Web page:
- Ernst E (2000b) The usage of complementary therapies by dermatological patients: a systematic review. Br J Dermatol 142:857–861View ArticlePubMedGoogle Scholar
- Eskitascioglu T et al (2008) An extraordinary chemical burn injury cause: buttercup a report of five cases. Burns. 34:727–730View ArticlePubMedGoogle Scholar
- Goldman G (2002) The current status of curettage and electrodesiccation. Dermatol Clin 20:569–578View ArticlePubMedGoogle Scholar
- Gözüm S, Tezel A, Koc M (2003) Complementary alternative treatments used by patients with cancer in eastern Turkey. Cancer Nurs 26:230–236View ArticlePubMedGoogle Scholar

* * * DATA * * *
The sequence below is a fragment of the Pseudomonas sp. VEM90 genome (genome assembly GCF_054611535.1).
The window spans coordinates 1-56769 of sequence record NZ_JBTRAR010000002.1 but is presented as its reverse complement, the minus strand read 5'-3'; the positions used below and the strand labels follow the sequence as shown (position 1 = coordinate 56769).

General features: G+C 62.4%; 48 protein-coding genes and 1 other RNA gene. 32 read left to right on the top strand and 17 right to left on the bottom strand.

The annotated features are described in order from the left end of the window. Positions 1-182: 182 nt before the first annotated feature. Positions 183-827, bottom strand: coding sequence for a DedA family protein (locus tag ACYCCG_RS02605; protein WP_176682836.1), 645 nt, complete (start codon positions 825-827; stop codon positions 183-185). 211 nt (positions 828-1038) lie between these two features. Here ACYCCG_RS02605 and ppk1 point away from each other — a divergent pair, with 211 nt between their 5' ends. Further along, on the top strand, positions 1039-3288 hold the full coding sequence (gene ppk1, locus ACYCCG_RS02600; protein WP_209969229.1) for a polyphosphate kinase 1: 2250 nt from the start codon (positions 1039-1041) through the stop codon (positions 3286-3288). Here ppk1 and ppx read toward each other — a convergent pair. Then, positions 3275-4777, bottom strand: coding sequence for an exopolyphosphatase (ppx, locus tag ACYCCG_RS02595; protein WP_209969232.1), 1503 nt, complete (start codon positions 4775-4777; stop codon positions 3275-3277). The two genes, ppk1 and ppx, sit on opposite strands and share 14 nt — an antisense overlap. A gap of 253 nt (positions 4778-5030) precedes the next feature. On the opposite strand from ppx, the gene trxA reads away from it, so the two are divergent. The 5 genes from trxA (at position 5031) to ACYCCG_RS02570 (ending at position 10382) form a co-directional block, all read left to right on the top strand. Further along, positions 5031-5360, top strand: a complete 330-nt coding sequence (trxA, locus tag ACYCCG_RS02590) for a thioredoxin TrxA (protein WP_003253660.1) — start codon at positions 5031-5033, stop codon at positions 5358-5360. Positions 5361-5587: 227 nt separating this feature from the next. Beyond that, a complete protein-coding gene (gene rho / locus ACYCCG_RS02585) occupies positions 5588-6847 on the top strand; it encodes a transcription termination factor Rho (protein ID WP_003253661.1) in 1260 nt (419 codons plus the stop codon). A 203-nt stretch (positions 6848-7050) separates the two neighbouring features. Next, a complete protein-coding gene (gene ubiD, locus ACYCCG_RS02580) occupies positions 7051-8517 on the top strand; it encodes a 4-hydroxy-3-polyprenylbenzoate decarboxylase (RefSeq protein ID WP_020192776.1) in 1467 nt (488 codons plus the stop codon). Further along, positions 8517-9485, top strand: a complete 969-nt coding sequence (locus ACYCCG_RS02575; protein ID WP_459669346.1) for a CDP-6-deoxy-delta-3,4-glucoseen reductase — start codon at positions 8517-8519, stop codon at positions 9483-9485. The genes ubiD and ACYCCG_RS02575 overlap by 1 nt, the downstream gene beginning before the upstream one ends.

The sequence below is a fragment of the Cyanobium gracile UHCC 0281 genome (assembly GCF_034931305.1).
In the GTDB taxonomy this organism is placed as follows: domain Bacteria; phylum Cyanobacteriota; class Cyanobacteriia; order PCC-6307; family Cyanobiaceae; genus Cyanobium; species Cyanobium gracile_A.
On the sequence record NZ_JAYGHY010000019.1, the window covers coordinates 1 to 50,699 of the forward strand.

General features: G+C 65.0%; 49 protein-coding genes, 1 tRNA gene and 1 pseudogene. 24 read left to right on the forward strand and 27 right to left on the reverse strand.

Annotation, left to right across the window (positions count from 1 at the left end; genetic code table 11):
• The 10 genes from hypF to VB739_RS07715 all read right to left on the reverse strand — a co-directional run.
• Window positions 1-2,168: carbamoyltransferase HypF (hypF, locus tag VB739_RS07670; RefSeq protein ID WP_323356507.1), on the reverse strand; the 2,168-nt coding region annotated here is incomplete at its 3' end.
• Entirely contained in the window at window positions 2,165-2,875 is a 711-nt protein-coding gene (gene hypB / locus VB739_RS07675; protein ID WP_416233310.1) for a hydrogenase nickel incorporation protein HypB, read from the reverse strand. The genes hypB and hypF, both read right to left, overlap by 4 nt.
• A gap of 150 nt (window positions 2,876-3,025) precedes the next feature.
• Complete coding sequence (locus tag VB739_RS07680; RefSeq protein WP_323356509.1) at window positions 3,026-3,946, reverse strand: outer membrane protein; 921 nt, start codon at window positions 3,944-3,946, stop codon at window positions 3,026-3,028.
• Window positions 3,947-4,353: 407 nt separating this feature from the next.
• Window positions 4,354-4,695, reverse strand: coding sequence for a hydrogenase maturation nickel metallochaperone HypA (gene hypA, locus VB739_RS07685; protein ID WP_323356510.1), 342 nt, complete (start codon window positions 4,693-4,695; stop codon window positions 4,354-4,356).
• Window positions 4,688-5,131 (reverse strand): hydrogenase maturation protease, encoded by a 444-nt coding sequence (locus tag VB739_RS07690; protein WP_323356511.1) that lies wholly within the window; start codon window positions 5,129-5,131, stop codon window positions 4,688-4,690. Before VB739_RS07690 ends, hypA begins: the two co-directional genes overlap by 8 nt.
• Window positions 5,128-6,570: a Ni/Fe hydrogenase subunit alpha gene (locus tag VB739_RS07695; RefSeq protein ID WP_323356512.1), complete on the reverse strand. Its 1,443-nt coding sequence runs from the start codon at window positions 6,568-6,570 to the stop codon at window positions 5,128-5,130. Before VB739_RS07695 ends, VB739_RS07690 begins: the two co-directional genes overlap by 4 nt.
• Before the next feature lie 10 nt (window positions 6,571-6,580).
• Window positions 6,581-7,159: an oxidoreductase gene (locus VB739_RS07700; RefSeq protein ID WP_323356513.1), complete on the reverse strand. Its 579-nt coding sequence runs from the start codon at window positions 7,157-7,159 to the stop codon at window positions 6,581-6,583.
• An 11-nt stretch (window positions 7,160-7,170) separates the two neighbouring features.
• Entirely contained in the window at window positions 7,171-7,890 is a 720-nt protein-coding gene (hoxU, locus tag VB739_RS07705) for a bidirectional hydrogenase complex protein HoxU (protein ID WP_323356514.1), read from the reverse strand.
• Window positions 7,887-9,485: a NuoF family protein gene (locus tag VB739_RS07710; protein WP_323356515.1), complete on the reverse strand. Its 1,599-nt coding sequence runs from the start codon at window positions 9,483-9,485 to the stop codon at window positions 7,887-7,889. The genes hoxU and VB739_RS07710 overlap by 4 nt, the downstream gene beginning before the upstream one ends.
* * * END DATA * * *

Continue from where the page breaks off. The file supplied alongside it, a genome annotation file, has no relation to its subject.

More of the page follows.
- Jung DS, Cho HH, Ko HC et al (2011) Recurrent basal cell carcinoma following ablative laser procedures. J Am Acad Dermatol 64:723–729View ArticlePubMedGoogle Scholar
- Kandamany N, Monk B (2009) Basal cell carcinoma presenting late in a shotgun scar. Am J Clin Dermatol 10:271–272View ArticlePubMedGoogle Scholar
- Kargi E et al (1999) Squamous cell carcinoma arising from a hydrochloric acid burn. Plast Reconstr Surg 103:2086View ArticlePubMedGoogle Scholar
- Kokoszka A, Scheinfeld N (2003) Evidence-based review of the use of cryosurgery in treatment of basal cell carcinoma. Dermatol Surg 29:566–571PubMedGoogle Scholar
- Low A, Bansal V (2010) A visual tutorial on the synthesis of gold nanoparticles. Biomed Imaging Interv J 6:9View ArticleGoogle Scholar